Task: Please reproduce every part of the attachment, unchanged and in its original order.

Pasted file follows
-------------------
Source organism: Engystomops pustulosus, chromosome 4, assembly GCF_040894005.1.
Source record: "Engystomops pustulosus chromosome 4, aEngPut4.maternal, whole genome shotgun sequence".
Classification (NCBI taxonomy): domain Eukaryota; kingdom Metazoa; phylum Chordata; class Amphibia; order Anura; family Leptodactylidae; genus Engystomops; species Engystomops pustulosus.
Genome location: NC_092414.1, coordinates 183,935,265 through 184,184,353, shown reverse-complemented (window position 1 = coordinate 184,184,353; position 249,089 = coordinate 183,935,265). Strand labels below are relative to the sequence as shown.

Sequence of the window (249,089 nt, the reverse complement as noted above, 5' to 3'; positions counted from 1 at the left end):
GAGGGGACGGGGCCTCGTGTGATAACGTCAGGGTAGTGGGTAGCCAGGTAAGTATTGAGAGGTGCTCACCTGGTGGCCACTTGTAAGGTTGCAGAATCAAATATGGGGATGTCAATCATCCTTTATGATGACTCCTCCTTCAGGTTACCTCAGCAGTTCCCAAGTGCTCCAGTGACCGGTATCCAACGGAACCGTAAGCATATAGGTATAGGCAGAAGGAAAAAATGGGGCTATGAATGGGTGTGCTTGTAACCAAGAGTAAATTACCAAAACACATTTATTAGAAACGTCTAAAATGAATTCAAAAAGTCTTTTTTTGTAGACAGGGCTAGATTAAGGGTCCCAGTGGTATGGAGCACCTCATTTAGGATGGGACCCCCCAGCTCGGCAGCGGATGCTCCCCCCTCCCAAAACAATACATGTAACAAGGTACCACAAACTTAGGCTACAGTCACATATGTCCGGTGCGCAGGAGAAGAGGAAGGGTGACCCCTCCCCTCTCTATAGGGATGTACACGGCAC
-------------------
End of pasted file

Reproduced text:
Source organism: Engystomops pustulosus, chromosome 4, assembly GCF_040894005.1.
Source record: "Engystomops pustulosus chromosome 4, aEngPut4.maternal, whole genome shotgun sequence".
Classification (NCBI taxonomy): domain Eukaryota; kingdom Metazoa; phylum Chordata; class Amphibia; order Anura; family Leptodactylidae; genus Engystomops; species Engystomops pustulosus.
Genome location: NC_092414.1, coordinates 183,935,265 through 184,184,353, shown reverse-complemented (window position 1 = coordinate 184,184,353; position 249,089 = coordinate 183,935,265). Strand labels below are relative to the sequence as shown.

Sequence of the window (249,089 nt, the reverse complement as noted above, 5' to 3'; positions counted from 1 at the left end):
GAGGGGACGGGGCCTCGTGTGATAACGTCAGGGTAGTGGGTAGCCAGGTAAGTATTGAGAGGTGCTCACCTGGTGGCCACTTGTAAGGTTGCAGAATCAAATATGGGGATGTCAATCATCCTTTATGATGACTCCTCCTTCAGGTTACCTCAGCAGTTCCCAAGTGCTCCAGTGACCGGTATCCAACGGAACCGTAAGCATATAGGTATAGGCAGAAGGAAAAAATGGGGCTATGAATGGGTGTGCTTGTAACCAAGAGTAAATTACCAAAACACATTTATTAGAAACGTCTAAAATGAATTCAAAAAGTCTTTTTTTGTAGACAGGGCTAGATTAAGGGTCCCAGTGGTATGGAGCACCTCATTTAGGATGGGACCCCCCAGCTCGGCAGCGGATGCTCCCCCCTCCCAAAACAATACATGTAACAAGGTACCACAAACTTAGGCTACAGTCACATATGTCCGGTGCGCAGGAGAAGAGGAAGGGTGACCCCTCCCCTCTCTATAGGGATGTACACGGCAC